Raw Zucchini Lasagna

A special shout out goes to my Auntie Anne, who sent me a cookbook in the mail called Eat Raw, Eat Well by Douglas McNish. It was a lovely surprise to get this cookbook, as I did not know she was sending it, and I had never heard of the book. The recipes look absolutely delicious, and I finally made one. It’s called Layered Zucchini Lasagna in the book, and I made it with some slight variations. The biggest changes I made were in quantities (I halved most of the sauces), and I added or changed ingredients here and there. Here is what I did.

Ingredients for Cashew Ricotta Cheese
2 cups raw cashews, soaked for 30 minutes
Juice from 1/2 lemon
1/2 yellow or red pepper (I used yellow)
1/2 cup water
1 clove garlic, minced
3/4 tsp dill weed
1 tbsp nutritional yeast
1/2 tsp salt

Ingredients for Marinara Sauce
2 tomatoes, quartered and seeded (push out the excess liquid and seeds)
2 tbsp olive oil
1/2 tsp salt
1/4 cup fresh basil
1/2 tsp cayenne powder
1 tbsp chia seeds

Ingredients for Pesto
1/8 cup lemon juice
1 clove garlic, minced
1/2 tsp salt
pepper
1/2 cup fresh basil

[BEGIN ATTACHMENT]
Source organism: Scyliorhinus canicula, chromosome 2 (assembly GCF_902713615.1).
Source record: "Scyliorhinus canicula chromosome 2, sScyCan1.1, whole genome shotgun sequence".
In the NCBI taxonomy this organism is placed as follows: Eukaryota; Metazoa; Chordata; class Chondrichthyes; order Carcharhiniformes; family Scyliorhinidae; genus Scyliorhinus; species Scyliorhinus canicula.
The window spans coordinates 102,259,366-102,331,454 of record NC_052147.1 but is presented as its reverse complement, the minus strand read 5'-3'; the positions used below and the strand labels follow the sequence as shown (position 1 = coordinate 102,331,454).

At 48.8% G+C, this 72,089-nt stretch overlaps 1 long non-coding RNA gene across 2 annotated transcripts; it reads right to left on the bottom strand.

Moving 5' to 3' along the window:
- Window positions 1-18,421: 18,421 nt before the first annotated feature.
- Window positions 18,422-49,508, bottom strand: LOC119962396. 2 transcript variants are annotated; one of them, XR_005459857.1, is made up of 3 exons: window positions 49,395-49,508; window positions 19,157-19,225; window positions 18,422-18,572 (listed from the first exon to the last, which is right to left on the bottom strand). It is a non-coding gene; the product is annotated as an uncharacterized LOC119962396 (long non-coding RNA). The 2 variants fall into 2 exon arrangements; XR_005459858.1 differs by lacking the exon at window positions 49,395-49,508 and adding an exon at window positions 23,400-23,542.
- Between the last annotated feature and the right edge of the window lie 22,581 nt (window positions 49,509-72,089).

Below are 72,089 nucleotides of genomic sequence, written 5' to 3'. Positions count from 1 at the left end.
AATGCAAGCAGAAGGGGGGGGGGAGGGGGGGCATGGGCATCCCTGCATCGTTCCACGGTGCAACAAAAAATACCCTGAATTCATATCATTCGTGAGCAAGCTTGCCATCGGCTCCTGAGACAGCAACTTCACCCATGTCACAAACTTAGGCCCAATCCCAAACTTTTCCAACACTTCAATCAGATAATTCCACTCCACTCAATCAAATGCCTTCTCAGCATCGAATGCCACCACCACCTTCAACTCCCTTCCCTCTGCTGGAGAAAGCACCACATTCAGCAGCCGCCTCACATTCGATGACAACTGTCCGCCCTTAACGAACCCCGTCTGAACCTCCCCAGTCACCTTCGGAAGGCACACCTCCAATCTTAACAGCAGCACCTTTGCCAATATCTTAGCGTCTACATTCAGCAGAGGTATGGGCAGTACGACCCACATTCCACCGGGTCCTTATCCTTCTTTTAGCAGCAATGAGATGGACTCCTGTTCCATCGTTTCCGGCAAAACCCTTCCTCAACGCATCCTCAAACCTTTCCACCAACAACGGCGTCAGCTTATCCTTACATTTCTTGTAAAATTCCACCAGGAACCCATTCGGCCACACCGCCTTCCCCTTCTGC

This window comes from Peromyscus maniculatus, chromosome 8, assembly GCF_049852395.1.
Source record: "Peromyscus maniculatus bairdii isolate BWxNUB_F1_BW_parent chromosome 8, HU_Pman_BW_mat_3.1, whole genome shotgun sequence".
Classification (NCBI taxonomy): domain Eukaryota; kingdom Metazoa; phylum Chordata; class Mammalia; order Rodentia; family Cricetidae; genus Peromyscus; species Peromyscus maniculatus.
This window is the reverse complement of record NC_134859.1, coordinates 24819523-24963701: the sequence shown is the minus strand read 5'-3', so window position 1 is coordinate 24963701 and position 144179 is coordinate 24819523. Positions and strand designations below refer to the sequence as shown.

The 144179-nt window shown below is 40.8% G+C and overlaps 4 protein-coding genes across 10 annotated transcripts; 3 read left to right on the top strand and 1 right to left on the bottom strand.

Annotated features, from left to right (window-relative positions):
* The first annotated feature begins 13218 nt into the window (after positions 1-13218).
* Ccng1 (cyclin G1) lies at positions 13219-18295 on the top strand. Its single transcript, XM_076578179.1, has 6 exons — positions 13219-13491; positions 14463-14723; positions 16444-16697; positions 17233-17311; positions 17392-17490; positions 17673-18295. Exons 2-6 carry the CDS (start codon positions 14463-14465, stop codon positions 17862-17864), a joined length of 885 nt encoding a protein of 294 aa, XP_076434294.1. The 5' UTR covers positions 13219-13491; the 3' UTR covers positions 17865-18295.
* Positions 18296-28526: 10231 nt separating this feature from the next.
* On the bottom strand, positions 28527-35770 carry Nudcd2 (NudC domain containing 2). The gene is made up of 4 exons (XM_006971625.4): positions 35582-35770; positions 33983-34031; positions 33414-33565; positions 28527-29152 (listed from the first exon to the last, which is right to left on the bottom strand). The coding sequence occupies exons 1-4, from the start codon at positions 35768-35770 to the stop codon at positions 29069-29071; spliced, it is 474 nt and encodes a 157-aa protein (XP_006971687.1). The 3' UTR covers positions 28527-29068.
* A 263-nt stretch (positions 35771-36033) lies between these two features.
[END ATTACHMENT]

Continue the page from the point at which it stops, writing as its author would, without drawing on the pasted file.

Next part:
1 cup spinach
1/4 cup raw walnuts
1/8 cup flax oil (or olive oil)

Ingredients for Parmesan Cheese
Handful of raw almonds
3 tbsp nutritional yeast

Ingredients for Assembling the Lasagna
2 medium-sized zucchini
1 tbsp olive oil
salt and pepper

This whole dish requires a good food processor or a Vitamix. A tip I have is to add ingredients one by one so that the blending is easy. I always started with garlic and liquid, and ended with the most solid ingredient. This all depends on how good one’s mixer is.

First, I made the cashew cheese by blending all the ingredients (reserving half of the cashews) in a food processor until smooth,. I added the rest of the cashews last and blended again. I did this to have some of the cashews remain chunky. I reserved the cheese in a container and put it in the fridge.